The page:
Citations (15)

* Cited by examiner, † Cited by third party
Publication number Priority date Publication date Assignee Title
DE249549C (en) *
US299691A (en) * 1884-06-03 Carpet-stretcher
CA510884A (en) * 1955-03-15 V. Walls George Rubber shoe soles
US2930149A (en) * 1959-01-28 1960-03-29 Ripple Sole Corp Resilient shoe sole and wedge construction
US2981011A (en) * 1958-10-31 1961-04-25 Lombardo Pietro Sole for shoes, not slippery, particularly rubber-made
US3006085A (en) * 1959-10-05 1961-10-31 Cambridge Rubber Co Ribbed outersole of moldable material
US3354561A (en) * 1965-01-28 1967-11-28 Bruce M Cameron Athletic shoe having rotatable cleat means
US3507059A (en) * 1968-05-14 1970-04-21 Hyde & Sons Co A R Shoe sole
US3619916A (en) * 1970-03-19 1971-11-16 Anthony Neri Athletic shoe
US4184272A (en) * 1978-06-26 1980-01-22 Riggs Donnie E Athletic shoe for track competition and interval training
US4187623A (en) * 1977-05-09 1980-02-12 Puma-Sportschuhfabriken Rudolf Dassler Kg Athletic shoe
US4212120A (en) * 1976-06-10 1980-07-15 Brs, Inc. Track shoes having straight last and improved spike placement
US4241524A (en) * 1979-05-07 1980-12-30 Sink Jeffrey A Athletic shoe with flexible sole
US4372058A (en) * 1977-11-21 1983-02-08 Stubblefield Jerry D Shoe sole construction
US4378643A (en) * 1980-01-17 1983-04-05 Brs, Inc. Sole with skewed cleating arrangement

Patent Citations (15)

* Cited by examiner, † Cited by third party
Publication number Priority date Publication date Assignee Title
DE249549C (en) *
US299691A (en) * 1884-06-03 Carpet-stretcher
CA510884A (en) * 1955-03-15 V. Walls George Rubber shoe soles
US2981011A (en) * 1958-10-31 1961-04-25 Lombardo Pietro Sole for shoes, not slippery, particularly rubber-made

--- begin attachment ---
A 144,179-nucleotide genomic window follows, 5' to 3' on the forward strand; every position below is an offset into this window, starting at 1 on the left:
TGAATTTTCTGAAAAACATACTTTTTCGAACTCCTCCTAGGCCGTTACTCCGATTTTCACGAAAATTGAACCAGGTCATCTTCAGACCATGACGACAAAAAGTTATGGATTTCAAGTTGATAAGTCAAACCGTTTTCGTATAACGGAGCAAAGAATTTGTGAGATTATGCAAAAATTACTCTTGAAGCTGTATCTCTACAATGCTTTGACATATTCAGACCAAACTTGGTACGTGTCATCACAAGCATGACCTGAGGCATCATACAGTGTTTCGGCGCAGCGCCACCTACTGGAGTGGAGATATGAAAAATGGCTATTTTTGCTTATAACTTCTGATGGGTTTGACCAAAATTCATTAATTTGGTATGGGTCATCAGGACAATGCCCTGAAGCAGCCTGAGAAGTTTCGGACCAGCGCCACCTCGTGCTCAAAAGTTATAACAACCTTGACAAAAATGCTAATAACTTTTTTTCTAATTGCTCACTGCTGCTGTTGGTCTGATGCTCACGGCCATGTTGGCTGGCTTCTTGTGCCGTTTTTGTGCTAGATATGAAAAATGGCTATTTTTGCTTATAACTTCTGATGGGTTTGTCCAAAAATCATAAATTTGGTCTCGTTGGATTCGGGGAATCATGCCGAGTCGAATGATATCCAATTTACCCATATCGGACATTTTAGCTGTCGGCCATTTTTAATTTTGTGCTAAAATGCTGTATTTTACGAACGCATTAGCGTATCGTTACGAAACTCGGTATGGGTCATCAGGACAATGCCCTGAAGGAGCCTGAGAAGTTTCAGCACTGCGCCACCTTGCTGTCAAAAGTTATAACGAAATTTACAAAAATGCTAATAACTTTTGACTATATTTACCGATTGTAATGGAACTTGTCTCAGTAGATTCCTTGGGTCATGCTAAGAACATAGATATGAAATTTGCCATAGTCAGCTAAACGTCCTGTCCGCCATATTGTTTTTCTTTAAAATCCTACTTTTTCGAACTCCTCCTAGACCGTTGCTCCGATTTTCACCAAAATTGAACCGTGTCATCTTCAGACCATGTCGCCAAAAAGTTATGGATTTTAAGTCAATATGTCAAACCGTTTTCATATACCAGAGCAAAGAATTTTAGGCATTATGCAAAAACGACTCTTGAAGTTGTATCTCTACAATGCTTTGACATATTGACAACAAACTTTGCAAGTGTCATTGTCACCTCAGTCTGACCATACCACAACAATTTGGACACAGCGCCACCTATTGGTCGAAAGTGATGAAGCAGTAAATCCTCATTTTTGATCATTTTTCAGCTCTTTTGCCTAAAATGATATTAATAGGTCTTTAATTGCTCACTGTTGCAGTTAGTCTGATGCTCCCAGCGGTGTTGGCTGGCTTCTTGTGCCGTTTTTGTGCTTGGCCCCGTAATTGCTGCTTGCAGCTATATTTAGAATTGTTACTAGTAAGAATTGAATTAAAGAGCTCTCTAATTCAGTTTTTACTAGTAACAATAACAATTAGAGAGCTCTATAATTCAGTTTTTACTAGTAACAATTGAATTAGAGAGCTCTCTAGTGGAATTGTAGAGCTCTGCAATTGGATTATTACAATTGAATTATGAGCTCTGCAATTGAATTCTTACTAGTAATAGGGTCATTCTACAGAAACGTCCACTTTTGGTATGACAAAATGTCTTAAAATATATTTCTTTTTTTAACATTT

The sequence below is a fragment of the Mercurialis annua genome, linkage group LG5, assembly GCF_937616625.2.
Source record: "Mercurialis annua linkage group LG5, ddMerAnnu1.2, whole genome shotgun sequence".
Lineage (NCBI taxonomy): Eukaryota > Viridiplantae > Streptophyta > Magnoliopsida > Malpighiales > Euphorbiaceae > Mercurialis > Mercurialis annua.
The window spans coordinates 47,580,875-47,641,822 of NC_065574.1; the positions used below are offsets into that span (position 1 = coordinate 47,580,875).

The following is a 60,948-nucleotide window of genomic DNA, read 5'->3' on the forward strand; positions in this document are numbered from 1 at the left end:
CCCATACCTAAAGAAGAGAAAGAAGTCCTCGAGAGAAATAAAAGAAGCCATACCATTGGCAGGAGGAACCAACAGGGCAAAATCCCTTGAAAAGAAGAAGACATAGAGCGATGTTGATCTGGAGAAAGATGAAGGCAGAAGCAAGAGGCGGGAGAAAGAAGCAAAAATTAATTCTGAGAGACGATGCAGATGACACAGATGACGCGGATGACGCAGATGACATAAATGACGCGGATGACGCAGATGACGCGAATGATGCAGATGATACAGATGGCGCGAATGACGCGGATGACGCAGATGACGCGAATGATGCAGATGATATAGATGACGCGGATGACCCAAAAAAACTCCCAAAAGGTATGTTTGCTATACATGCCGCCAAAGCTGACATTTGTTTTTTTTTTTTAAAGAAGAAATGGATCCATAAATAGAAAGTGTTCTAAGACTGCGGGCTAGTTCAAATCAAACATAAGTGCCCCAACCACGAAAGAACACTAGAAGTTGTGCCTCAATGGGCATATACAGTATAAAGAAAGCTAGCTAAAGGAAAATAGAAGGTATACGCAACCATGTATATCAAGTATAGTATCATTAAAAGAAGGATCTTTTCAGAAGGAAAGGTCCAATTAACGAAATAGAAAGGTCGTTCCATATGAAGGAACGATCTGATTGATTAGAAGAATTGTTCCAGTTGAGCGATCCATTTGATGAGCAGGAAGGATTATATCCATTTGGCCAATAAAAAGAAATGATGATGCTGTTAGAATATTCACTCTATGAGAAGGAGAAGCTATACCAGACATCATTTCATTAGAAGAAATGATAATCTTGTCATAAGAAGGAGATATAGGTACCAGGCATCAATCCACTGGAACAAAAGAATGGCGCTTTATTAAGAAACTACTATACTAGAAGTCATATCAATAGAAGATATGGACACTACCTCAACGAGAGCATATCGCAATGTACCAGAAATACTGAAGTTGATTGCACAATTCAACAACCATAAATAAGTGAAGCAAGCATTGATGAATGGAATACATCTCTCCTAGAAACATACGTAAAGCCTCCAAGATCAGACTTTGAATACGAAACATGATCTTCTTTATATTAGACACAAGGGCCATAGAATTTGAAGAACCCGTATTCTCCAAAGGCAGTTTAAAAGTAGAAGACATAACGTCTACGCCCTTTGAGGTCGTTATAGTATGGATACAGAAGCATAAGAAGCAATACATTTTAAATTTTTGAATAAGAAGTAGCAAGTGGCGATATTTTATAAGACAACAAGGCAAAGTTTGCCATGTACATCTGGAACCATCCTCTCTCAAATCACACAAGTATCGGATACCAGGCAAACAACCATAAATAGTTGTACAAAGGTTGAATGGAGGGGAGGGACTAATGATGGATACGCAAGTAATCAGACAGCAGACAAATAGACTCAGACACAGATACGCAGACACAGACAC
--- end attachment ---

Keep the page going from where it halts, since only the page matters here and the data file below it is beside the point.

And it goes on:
US2930149A (en) * 1959-01-28 1960-03-29 Ripple Sole Corp Resilient shoe sole and wedge construction
US3006085A (en) * 1959-10-05 1961-10-31 Cambridge Rubber Co Ribbed outersole of moldable material
US3354561A (en) * 1965-01-28 1967-11-28 Bruce M Cameron Athletic shoe having rotatable cleat means
US3507059A (en) * 1968-05-14 1970-04-21 Hyde & Sons Co A R Shoe sole
US3619916A (en) * 1970-03-19 1971-11-16 Anthony Neri Athletic shoe
US4212120A (en) * 1976-06-10 1980-07-15 Brs, Inc. Track shoes having straight last and improved spike placement
US4187623A (en) * 1977-05-09 1980-02-12 Puma-Sportschuhfabriken Rudolf Dassler Kg Athletic shoe
US4372058A (en) * 1977-11-21 1983-02-08 Stubblefield Jerry D Shoe sole construction
US4184272A (en) * 1978-06-26 1980-01-22 Riggs Donnie E Athletic shoe for track competition and interval training
US4241524A (en) * 1979-05-07 1980-12-30 Sink Jeffrey A Athletic shoe with flexible sole
US4378643A (en) * 1980-01-17 1983-04-05 Brs, Inc. Sole with skewed cleating arrangement

Cited By (37)

* Cited by examiner, † Cited by third party
Publication number Priority date Publication date Assignee Title
US4660304A (en) * 1983-12-27 1987-04-28 Tanel Corporation Athletic shoe with improved pivot cleating
US4669204A (en) * 1983-12-27 1987-06-02 Tanel Corporation Pivoting athletic shoe
US20050182914A1 (en) * 1987-12-23 2005-08-18 Masashi Hashimoto Synchronous dram system with control data
US5058292A (en) * 1989-09-15 1991-10-22 Tanel Corporation Cleat for an athletic shoe